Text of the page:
You might not use table linens in an everyday setting, but when an occasion calls for pulling out tablecloths and cloth napkins, leave your iron behind. Infrequently used linens often get buried on a shelf or in a drawer, causing major wrinkling. Drape linens on the bars of an over-the-door towel rack to keep them looking freshly pressed and ready for company.
Do cleaning products end up in a jumbled mess beneath your kitchen sink or at the bottom of a cabinet? Move your cleaning supplies to a more easily accessible spot by installing caddies or bins on the back of a door. Organize the compartments by product type, and you'll know exactly where to go for the floor cleaner, dusting spray, or whatever you might need.
Closet Work Space
If a closet isn't doing you much good as a storage space, turn it into something you will use, such as an office or a crafting zone. Outfit the space with a desk and plenty of storage. To make it even more functional, add outlets for lamps or hardwire a pendant fixture to provide adequate task lighting.
Finding extra storage in a small living room, where space is already limited, is tricky. To make space for a bookcase, move your sofa away from the wall a foot or two and slide a bookcase behind it. Use the top shelves for frequently used items, and stash seasonal items on the hidden lower shelves.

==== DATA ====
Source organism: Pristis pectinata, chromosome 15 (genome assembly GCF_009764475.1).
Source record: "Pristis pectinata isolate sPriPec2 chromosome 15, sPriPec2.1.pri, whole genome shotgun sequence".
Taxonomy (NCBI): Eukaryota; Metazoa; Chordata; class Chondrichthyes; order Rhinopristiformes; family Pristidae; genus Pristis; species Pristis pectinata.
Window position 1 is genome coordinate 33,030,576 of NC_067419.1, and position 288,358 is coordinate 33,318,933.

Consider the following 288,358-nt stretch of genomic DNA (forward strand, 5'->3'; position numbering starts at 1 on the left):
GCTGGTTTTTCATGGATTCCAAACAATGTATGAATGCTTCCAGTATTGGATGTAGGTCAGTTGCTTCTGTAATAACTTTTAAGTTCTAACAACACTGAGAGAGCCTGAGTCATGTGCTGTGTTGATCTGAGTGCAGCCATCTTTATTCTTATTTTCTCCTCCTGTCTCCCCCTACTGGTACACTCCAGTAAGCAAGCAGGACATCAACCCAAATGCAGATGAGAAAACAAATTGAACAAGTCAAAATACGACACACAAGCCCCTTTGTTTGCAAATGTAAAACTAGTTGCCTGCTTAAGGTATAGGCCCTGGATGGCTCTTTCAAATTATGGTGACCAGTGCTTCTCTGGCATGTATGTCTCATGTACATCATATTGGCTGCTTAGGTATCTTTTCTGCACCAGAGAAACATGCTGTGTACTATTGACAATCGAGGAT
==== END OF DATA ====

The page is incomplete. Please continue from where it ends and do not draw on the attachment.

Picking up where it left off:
Shave time off your laundry-sorting routine by adding built-in sorters. Place mesh bags on hooks on the wall above your laundry hamper for socks and undergarments. On laundry day, you can just pick up the bag and toss it in the wash. Placing both socks in a bag when you take them off means fewer singleton socks.
Bathrooms often have small footprints but plenty of unused vertical space. A tall but narrow cabinet can be used to store toilet paper, towels, and toothbrushes. Look for a model that has both closed storage (such as cabinets and drawers) and open shelves to both conceal items and provide easy access to everyday items.